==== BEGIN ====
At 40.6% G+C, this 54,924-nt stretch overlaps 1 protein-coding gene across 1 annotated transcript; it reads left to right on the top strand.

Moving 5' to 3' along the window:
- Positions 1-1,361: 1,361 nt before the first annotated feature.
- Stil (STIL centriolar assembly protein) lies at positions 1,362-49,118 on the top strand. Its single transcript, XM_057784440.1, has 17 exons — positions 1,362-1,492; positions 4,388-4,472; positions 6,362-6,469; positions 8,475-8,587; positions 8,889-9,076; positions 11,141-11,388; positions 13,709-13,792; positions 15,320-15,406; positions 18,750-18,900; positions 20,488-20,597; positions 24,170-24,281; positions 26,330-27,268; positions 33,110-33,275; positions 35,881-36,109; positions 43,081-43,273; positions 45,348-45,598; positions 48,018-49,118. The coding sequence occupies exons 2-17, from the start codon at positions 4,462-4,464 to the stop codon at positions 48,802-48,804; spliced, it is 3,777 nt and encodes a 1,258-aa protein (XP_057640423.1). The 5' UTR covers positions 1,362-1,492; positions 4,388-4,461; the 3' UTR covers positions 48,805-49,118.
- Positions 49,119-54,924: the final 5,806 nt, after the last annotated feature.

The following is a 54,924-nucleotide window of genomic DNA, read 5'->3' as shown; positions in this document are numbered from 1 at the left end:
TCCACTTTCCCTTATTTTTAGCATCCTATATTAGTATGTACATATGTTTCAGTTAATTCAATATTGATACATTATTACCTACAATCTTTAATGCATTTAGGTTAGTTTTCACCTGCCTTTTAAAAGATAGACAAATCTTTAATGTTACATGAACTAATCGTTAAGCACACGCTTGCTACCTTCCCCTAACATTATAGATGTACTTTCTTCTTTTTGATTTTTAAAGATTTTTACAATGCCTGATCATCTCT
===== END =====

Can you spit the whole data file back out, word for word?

At 40.6% G+C, this 54,924-nt stretch overlaps 1 protein-coding gene across 1 annotated transcript; it reads left to right on the top strand.

Moving 5' to 3' along the window:
- Positions 1-1,361: 1,361 nt before the first annotated feature.
- Stil (STIL centriolar assembly protein) lies at positions 1,362-49,118 on the top strand. Its single transcript, XM_057784440.1, has 17 exons — positions 1,362-1,492; positions 4,388-4,472; positions 6,362-6,469; positions 8,475-8,587; positions 8,889-9,076; positions 11,141-11,388; positions 13,709-13,792; positions 15,320-15,406; positions 18,750-18,900; positions 20,488-20,597; positions 24,170-24,281; positions 26,330-27,268; positions 33,110-33,275; positions 35,881-36,109; positions 43,081-43,273; positions 45,348-45,598; positions 48,018-49,118. The coding sequence occupies exons 2-17, from the start codon at positions 4,462-4,464 to the stop codon at positions 48,802-48,804; spliced, it is 3,777 nt and encodes a 1,258-aa protein (XP_057640423.1). The 5' UTR covers positions 1,362-1,492; positions 4,388-4,461; the 3' UTR covers positions 48,805-49,118.
- Positions 49,119-54,924: the final 5,806 nt, after the last annotated feature.

The following is a 54,924-nucleotide window of genomic DNA, read 5'->3' as shown; positions in this document are numbered from 1 at the left end:
TCCACTTTCCCTTATTTTTAGCATCCTATATTAGTATGTACATATGTTTCAGTTAATTCAATATTGATACATTATTACCTACAATCTTTAATGCATTTAGGTTAGTTTTCACCTGCCTTTTAAAAGATAGACAAATCTTTAATGTTACATGAACTAATCGTTAAGCACACGCTTGCTACCTTCCCCTAACATTATAGATGTACTTTCTTCTTTTTGATTTTTAAAGATTTTTACAATGCCTGATCATCTCT